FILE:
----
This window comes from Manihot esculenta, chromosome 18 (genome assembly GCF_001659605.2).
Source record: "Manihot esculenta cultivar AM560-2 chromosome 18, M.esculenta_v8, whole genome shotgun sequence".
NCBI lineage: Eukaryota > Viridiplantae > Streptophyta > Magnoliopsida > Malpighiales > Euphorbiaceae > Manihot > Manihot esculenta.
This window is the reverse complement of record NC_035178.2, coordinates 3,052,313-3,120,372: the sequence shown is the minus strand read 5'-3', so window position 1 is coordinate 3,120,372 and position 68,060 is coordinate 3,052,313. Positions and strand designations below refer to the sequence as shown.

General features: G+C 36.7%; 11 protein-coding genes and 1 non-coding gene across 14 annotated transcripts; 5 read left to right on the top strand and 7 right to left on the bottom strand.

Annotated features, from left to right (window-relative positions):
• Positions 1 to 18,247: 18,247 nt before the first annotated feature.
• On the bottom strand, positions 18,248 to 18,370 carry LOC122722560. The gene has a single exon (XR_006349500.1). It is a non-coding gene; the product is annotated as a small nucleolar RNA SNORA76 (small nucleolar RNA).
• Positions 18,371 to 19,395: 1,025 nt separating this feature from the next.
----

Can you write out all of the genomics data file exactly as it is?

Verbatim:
This window comes from Manihot esculenta, chromosome 18 (genome assembly GCF_001659605.2).
Source record: "Manihot esculenta cultivar AM560-2 chromosome 18, M.esculenta_v8, whole genome shotgun sequence".
NCBI lineage: Eukaryota > Viridiplantae > Streptophyta > Magnoliopsida > Malpighiales > Euphorbiaceae > Manihot > Manihot esculenta.
This window is the reverse complement of record NC_035178.2, coordinates 3,052,313-3,120,372: the sequence shown is the minus strand read 5'-3', so window position 1 is coordinate 3,120,372 and position 68,060 is coordinate 3,052,313. Positions and strand designations below refer to the sequence as shown.

General features: G+C 36.7%; 11 protein-coding genes and 1 non-coding gene across 14 annotated transcripts; 5 read left to right on the top strand and 7 right to left on the bottom strand.

Annotated features, from left to right (window-relative positions):
• Positions 1 to 18,247: 18,247 nt before the first annotated feature.
• On the bottom strand, positions 18,248 to 18,370 carry LOC122722560. The gene has a single exon (XR_006349500.1). It is a non-coding gene; the product is annotated as a small nucleolar RNA SNORA76 (small nucleolar RNA).
• Positions 18,371 to 19,395: 1,025 nt separating this feature from the next.